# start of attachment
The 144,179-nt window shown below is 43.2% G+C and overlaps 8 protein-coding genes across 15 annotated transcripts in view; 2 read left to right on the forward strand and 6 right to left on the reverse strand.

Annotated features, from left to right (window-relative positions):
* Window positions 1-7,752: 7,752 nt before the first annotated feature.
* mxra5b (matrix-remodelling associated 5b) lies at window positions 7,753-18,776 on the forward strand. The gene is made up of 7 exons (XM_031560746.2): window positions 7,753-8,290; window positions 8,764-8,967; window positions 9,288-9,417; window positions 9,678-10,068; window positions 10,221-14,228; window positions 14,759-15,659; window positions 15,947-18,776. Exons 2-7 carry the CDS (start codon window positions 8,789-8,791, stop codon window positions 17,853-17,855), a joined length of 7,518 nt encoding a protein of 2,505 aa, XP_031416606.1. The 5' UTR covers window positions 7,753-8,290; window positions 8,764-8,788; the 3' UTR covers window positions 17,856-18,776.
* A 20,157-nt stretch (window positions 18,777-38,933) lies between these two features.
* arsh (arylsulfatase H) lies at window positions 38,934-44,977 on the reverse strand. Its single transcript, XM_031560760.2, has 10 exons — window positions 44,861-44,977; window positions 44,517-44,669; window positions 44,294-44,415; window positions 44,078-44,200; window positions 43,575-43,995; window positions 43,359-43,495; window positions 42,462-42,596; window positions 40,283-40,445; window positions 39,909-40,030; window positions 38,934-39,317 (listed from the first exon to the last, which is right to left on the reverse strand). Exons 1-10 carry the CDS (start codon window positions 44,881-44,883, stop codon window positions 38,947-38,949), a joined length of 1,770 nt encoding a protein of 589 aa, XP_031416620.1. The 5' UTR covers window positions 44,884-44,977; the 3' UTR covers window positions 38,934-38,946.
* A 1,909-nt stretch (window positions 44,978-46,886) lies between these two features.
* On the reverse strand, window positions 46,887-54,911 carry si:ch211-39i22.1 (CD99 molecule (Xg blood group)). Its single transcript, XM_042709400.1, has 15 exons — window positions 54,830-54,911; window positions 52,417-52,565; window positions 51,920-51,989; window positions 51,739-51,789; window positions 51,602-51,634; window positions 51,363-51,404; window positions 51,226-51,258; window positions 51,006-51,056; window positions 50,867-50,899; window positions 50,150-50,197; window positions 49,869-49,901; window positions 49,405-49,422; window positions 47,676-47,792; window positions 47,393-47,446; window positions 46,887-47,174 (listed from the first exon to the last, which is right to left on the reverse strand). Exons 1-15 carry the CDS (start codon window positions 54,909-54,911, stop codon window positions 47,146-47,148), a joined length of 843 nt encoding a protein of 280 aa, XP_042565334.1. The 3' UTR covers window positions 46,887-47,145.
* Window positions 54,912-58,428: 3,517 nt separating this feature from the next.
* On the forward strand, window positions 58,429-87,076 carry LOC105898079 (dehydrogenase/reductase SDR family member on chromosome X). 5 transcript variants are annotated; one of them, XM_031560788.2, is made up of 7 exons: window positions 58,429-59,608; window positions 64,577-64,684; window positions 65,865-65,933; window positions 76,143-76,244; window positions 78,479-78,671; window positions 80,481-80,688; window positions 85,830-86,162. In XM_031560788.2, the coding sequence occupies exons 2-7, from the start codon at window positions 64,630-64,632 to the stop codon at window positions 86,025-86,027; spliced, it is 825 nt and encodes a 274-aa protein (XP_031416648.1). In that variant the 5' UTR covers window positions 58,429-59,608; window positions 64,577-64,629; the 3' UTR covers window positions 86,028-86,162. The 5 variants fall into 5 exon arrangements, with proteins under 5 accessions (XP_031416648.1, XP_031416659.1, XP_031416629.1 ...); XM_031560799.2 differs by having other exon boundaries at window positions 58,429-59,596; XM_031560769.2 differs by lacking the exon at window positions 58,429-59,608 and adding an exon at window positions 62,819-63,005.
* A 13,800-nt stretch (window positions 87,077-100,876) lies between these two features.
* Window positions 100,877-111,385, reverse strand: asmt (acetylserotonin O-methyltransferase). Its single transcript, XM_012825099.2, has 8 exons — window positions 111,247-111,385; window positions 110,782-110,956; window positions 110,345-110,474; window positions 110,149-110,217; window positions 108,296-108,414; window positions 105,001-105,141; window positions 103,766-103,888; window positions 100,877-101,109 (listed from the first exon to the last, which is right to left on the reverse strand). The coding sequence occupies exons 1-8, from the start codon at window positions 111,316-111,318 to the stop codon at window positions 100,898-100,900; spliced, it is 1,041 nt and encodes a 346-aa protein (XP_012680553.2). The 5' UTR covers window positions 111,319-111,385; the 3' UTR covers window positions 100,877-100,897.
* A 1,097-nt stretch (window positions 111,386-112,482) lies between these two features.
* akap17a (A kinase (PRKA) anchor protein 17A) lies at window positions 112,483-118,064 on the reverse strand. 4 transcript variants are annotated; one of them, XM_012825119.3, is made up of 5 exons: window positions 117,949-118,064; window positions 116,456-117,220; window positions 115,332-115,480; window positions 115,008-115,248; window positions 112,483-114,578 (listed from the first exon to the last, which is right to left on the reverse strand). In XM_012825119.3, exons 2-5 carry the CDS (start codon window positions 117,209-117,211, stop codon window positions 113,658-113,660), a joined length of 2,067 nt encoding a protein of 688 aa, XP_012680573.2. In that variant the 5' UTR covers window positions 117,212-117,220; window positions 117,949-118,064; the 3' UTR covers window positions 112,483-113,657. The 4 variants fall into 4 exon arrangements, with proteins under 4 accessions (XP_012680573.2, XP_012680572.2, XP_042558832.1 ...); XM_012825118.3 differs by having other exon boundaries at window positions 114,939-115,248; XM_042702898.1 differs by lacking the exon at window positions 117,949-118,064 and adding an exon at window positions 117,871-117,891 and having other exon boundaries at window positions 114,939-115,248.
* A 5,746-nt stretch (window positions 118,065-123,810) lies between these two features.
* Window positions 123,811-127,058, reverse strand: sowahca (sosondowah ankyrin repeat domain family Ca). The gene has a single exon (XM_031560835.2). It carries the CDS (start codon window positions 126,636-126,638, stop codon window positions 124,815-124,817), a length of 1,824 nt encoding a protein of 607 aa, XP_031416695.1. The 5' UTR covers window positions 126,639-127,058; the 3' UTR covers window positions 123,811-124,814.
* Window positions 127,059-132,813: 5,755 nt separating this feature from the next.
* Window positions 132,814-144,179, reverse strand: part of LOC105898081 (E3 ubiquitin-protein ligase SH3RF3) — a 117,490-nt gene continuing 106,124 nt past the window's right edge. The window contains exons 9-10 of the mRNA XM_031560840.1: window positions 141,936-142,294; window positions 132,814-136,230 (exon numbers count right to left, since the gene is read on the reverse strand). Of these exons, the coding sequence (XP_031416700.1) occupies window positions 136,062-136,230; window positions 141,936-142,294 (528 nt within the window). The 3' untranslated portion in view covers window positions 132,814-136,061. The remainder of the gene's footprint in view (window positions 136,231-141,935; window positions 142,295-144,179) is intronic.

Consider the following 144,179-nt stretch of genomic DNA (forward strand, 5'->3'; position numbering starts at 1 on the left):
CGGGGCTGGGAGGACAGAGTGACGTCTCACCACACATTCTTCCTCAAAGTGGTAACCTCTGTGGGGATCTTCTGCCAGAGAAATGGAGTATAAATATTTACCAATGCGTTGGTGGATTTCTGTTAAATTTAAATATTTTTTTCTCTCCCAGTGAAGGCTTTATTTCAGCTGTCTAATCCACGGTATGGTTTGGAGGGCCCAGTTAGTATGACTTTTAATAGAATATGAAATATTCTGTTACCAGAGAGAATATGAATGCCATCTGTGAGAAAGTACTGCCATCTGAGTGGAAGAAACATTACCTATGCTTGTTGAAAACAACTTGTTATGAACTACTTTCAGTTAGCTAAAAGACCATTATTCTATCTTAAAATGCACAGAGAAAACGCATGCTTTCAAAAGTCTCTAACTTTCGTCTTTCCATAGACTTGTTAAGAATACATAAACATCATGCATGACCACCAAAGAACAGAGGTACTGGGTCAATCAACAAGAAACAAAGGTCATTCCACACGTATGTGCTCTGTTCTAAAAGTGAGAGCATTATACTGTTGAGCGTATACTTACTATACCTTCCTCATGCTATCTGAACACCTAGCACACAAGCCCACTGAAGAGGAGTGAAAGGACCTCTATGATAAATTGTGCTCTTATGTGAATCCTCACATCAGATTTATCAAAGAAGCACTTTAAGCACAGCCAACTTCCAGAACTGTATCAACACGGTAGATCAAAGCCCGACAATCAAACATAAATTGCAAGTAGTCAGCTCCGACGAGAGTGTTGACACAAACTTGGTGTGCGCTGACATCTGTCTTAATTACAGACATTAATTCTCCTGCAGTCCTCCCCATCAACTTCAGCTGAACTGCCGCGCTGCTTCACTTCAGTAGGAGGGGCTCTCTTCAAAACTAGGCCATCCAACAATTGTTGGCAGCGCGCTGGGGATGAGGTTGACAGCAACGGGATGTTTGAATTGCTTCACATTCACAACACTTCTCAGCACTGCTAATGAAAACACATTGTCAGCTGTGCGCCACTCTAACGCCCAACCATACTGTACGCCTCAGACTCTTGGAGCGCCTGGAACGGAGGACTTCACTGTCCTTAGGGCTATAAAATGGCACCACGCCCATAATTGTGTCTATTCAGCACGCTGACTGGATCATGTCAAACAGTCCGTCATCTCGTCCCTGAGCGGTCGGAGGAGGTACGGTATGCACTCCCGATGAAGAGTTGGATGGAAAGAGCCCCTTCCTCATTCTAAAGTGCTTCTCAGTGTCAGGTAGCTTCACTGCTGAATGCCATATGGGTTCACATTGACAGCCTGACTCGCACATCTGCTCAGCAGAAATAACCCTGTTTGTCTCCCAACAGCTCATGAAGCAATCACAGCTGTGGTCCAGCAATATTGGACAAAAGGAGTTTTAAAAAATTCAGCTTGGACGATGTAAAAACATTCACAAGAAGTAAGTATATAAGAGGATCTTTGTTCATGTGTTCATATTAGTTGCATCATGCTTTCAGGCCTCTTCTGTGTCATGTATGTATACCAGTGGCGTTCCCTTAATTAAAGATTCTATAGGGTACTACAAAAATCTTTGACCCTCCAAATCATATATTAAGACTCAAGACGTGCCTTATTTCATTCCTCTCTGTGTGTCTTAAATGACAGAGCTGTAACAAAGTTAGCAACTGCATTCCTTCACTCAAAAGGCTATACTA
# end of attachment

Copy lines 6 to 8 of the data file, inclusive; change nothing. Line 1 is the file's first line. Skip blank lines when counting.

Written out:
* arsh (arylsulfatase H) lies at window positions 38,934-44,977 on the reverse strand. Its single transcript, XM_031560760.2, has 10 exons — window positions 44,861-44,977; window positions 44,517-44,669; window positions 44,294-44,415; window positions 44,078-44,200; window positions 43,575-43,995; window positions 43,359-43,495; window positions 42,462-42,596; window positions 40,283-40,445; window positions 39,909-40,030; window positions 38,934-39,317 (listed from the first exon to the last, which is right to left on the reverse strand). Exons 1-10 carry the CDS (start codon window positions 44,881-44,883, stop codon window positions 38,947-38,949), a joined length of 1,770 nt encoding a protein of 589 aa, XP_031416620.1. The 5' UTR covers window positions 44,884-44,977; the 3' UTR covers window positions 38,934-38,946.
* A 1,909-nt stretch (window positions 44,978-46,886) lies between these two features.
* On the reverse strand, window positions 46,887-54,911 carry si:ch211-39i22.1 (CD99 molecule (Xg blood group)). Its single transcript, XM_042709400.1, has 15 exons — window positions 54,830-54,911; window positions 52,417-52,565; window positions 51,920-51,989; window positions 51,739-51,789; window positions 51,602-51,634; window positions 51,363-51,404; window positions 51,226-51,258; window positions 51,006-51,056; window positions 50,867-50,899; window positions 50,150-50,197; window positions 49,869-49,901; window positions 49,405-49,422; window positions 47,676-47,792; window positions 47,393-47,446; window positions 46,887-47,174 (listed from the first exon to the last, which is right to left on the reverse strand). Exons 1-15 carry the CDS (start codon window positions 54,909-54,911, stop codon window positions 47,146-47,148), a joined length of 843 nt encoding a protein of 280 aa, XP_042565334.1. The 3' UTR covers window positions 46,887-47,145.